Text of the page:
Attorney General of Oklahoma v. Tyson Foods, Inc.40 upheld a district court’s exclusion of expert scientific testimony when the expert used polymerase chain reaction (PCR) analysis, a technique previously approved by federal case law, in a “novel and untested” manner. The court stated that “when experts employ established methods in their usual manner, a district court need not take issue under Daubert; however, where established methods are employed in new ways, a district court may require further indications of reliability.” Where a district court “looked to other indications of reliability, including those enumerated by the Daubert court, but could find none,” there was no abuse of discretion.

The 10th Circuit in United States v. De Lopez,41 upheld the district court’s admission of a border patrol agent as an expert witness testifying concerning the alien smuggling trade. The court reasoned that the agent “provided information about how smuggling operations work, why crossing a border patrol interior checkpoint is important, and the difficulty of apprehending an undocumented alien the further he or she moves away from the border,” all of which “[t]he average juror is unlikely to be aware.” In determining whether expert testimony will assist the trier of fact, district courts must “consider whether the testimony is within the juror’s common knowledge and experience, and whether it will usurp the juror’s role of evaluating a witness’s credibility.”42

Etherton v. Owners Ins. Co.43 provides an example of properly executed medical differential diagnosis testimony. Noting that “[t]his court has recognized that differential diagnosis can reliably determine causation,” the 10th Circuit upheld the district court’s admission of a physician’s testimony where the expert applied a three-step methodology to determine the injury’s cause.

United States v. Tenorio,44 discussed polygraph evidence in federal court and noted that “where polygraph evidence is not offered as scientific evidence, neither FRE 702 nor a per se rule against admissibility applies.”

For state court Daubert developments, in Scruggs v. Edwards,45 the Oklahoma Supreme Court retroactively applied Daubert and its progeny to an Oklahoma workers’ compensation claim that was based upon an injury that occurred prior to July 1, 2005, the effective date of two amendments concerning medical evidence to the Workers’ Compensation Act. The court assumed original jurisdiction as an extraordinary writ and held that Daubert and the updated FRE 702 were procedural legislation (and thus applicable to all actions, even those pending) and did not impact the substantive law required to prove causation in an inhalation workers’ compensation case.

In Collier v. Reese,46 the Oklahoma Supreme Court reaffirmed “that polygraph evidence is inadmissible in criminal and civil proceedings,” though discussion of the issue was limited. In her opinion, Justice Kauger noted the lack of “consensus among the federal courts, the state courts, or the scientific community about the reliability of polygraph techniques” and deferred the issue back to the trial court for Daubert hearing.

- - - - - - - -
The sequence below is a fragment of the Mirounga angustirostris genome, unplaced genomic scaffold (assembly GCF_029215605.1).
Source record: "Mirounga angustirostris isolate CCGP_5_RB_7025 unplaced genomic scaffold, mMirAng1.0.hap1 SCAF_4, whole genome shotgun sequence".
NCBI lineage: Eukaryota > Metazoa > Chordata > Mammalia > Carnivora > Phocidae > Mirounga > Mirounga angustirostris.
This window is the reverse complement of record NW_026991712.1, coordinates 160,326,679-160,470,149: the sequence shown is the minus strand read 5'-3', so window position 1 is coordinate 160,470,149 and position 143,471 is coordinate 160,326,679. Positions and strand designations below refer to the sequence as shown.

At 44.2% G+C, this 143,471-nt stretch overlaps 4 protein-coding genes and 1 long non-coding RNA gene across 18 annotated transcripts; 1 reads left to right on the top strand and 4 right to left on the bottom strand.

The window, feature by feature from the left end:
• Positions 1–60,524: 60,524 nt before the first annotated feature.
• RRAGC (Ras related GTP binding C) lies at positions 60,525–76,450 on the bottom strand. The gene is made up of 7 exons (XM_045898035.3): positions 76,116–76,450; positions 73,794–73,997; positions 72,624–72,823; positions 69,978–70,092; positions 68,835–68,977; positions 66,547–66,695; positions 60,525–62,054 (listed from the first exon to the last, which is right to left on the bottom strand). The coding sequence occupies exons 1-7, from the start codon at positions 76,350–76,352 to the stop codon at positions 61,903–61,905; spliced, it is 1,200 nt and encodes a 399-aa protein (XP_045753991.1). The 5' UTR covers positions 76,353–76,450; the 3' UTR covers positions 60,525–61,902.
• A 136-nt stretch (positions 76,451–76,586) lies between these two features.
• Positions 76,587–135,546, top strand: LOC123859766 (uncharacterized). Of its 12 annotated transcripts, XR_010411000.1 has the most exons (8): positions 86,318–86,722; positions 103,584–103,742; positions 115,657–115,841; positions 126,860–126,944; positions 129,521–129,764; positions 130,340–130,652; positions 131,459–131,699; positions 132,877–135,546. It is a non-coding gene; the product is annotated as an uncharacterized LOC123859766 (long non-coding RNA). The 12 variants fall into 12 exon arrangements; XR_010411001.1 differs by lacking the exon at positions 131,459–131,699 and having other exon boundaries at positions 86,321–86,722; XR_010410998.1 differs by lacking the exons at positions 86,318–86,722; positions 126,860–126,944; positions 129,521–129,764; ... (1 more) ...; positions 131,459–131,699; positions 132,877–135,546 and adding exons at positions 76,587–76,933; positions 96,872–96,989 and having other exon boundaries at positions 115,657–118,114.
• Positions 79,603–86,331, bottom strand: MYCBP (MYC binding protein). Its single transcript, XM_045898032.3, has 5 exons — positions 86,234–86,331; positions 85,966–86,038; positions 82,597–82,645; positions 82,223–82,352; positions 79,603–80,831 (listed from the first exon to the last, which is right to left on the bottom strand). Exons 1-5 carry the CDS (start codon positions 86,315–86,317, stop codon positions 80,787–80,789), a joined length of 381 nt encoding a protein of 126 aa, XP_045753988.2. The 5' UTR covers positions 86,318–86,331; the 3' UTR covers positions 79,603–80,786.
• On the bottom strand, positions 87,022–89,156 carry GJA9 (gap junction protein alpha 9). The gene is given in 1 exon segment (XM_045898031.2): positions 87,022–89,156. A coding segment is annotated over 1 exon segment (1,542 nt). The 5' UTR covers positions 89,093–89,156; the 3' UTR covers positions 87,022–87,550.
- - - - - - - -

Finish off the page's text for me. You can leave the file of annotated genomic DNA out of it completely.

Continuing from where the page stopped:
The Oklahoma Court of Civil Appeals applied a Daubert analysis to uphold the medical report of a chiropractor in Adecco Inc. v. Dollar.47 When Ms. Dollar re-opened her workers’ compensation claim and alleged further injury of a mental nature (psychological overlay), the trial court accepted the report of her chiropractor over the “employer’s probative value objection that ‘a chiropractor administering a Zung Depression Test’ does not ‘constitute[ ] a medical expert within the meaning of the Dauber[t] cases in Oklahoma.’” The Oklahoma Supreme Court held there was no abuse of discretion in admitting the chiropractor’s assessment for the reasons that: 1) though the Oklahoma Supreme Court has never held chiropractors should be considered equivalent to that of a medical doctors, the Workers’ Compensation Act defines “physician” to include licensed chiropractors; 2) physicians are generally presumed competent to testify as experts on matters “concerning mental condition;” 3) the chiropractor in question had testified on psychological overlay before the Workers’ Compensation Court before; and 4) the chiropractor’s opinions were “formulated in accordance with AMA Guidelines.” Two years after Dollar and on nearly identical facts (including the same chiropractor), the Oklahoma Supreme Court reversed the official position on chiropractors’ mental health opinions in Joe Brown Co. v. Melton.48 The court held that “a chiropractor is not qualified as an expert in diagnosing psychological illnesses such as depression,” and therefore “[t]he report of a chiropractor as an expert in the field of psychology, as to a claimant’s psychological overlay, is inadmissible.”

In Moore v. Robert Blackwell & Farmers Ins. Co.,49 the Oklahoma Court of Civil Appeals opined at length on the relevance prong of Daubert. Plaintiff Terry Moore appealed his negligence action against Robert Blackwell after the jury returned a verdict in favor of Blackwell. Moore’s 12-year-old son had been walking along an I-35 service road in Norman, at night and crossed the center line when Robert Blackwell’s vehicle approached in the dark, striking the boy. At trial, Blackwell introduced testimony of two expert witnesses, an accident reconstructionist and the investigating officer. Defendants objected at trial alleging the experts would not assist the trier of fact, should not be allowed “to testify on issues that should have been reserved for the jury,” and that no scientific evidence is necessary for a jury to make a determination of whether a driver negligently operated a vehicle. In agreement with its previous findings in Gabus v. Harvey, the court ultimately held that the opinion of an investigating police officer or an accident reconstructionist as to whose fault caused the accident was prejudicial and not helpful to a jury “as it told the jury which conclusion to draw.”